In 2015 a trip to the Mayo Clinic in Minnesota turned my world upside down. After a week of exhausting all day appointments I finally had my devastating acronym - Primary Lateral Sclerosis (PLS). It’s a cruel, rare and progressive neuromuscular disease that took 7 years to diagnose. No treatment. No cure.
For me, PLS affects every aspect of my life: fine motor, speech, swallow, balance, sleep, walking, painful spasms and intolerance to cold, to name a few. My kids will come running if they hear a loud noise because I frequently fall. I can no longer enjoy my hobbies of cooking, gardening, riding a bike or going for a walk. I also miss dancing, singing along to my favorite songs and even cleaning the house. I miss me. I miss who I was prior to this horrible disease. My kind words or quick wit stay inside my head as my world grows smaller and I become more isolated. My gait resembles the scene out of The Wizard of Oz before the Tinman was given oil. My speech is hard for most people to understand so I rely on hand gestures or writing words out. I even had people try sign language when they thought I was deaf. I am labeled as disabled and have to rely on a walker to get around. I feel self-conscious about the walker and make sure it’s not included in any pictures. Our tripod Pomeranian rescue has a different opinion and enjoys riding in the basket under the seat. This same year a new meningioma (MGM) was discovered. It is small so I’m back on watch and wait (WW).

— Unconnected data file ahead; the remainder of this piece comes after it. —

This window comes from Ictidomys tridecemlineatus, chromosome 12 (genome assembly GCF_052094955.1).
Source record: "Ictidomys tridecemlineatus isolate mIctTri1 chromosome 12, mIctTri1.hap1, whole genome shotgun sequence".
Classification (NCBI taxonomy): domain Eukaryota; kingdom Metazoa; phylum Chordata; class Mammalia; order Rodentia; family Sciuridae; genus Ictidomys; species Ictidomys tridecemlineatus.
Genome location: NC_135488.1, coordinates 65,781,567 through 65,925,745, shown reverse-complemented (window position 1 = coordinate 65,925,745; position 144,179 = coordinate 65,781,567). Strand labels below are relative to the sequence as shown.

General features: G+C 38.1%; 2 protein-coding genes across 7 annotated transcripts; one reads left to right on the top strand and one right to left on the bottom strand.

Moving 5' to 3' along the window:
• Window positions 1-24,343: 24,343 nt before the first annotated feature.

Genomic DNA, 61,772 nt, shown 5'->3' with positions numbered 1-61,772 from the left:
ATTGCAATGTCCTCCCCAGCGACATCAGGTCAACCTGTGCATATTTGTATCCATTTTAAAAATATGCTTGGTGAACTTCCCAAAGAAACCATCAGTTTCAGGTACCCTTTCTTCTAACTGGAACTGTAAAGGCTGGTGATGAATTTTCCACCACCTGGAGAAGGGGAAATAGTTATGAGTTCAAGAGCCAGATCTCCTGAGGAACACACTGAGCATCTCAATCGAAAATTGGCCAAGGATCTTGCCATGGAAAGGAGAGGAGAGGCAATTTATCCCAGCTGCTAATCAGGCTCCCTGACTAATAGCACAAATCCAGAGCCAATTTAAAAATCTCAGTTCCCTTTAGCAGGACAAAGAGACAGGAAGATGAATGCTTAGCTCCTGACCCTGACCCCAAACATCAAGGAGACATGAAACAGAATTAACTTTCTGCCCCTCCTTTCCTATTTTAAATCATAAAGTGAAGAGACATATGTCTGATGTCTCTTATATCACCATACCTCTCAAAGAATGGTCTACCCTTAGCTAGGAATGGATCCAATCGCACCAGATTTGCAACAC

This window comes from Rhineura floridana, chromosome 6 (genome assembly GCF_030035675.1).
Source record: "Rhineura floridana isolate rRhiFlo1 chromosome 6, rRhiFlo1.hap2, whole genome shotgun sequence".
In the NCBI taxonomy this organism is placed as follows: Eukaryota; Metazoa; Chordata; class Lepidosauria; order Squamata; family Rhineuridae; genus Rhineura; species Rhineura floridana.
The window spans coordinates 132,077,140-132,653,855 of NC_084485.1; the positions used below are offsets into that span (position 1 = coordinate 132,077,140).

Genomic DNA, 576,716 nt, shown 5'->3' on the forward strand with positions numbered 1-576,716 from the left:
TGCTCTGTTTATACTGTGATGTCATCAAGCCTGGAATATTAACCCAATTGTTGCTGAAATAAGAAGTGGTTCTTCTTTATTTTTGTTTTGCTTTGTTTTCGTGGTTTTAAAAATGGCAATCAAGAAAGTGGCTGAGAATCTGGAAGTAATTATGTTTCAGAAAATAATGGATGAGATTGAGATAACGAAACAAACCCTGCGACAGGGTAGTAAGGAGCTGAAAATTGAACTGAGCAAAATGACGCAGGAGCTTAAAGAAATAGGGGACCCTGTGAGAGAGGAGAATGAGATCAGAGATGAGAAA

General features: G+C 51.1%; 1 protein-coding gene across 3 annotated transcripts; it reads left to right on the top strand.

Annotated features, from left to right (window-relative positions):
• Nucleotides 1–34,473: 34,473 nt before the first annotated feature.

This year there is one more acronym to add to my medical resume. In 8/2017 I was shocked to be diagnosed with breast cancer - Invasive Ductal Carcinoma (IDC). Since then I’ve had a double mastectomy and will soon begin treatment. My PLS has again taken advantage of a weaken body after surgery to advance itself. My year is ending with wheelchair assessments and applying for funding for speaking devices. Unbeknownst to me, I drew a short straw in life, but not in love. I’ve been married to my high school sweetheart for 31 wonderful years. This journey would not have been possible without his unfailing support and love.
All hope to regain my life lies in expensive experimental treatments which insurance doesn’t cover. The medical world unfortunately has nothing to offer. All money raised through GoFundMe will be used for my PLS expenses. Locally, I have found promising nonconventional centers that offer such treatments and therapies. If I’m able to take this further financially, there are some encouraging centers out of state. In the meantime, I’ll face every day the same way as I have for the last 10 years; to live life above my circumstances and to be more than my disease. One thing I can control is my attitude so I make it a good one. Here’s to a new year with renewed hope, no new acronyms and to be less "interesting."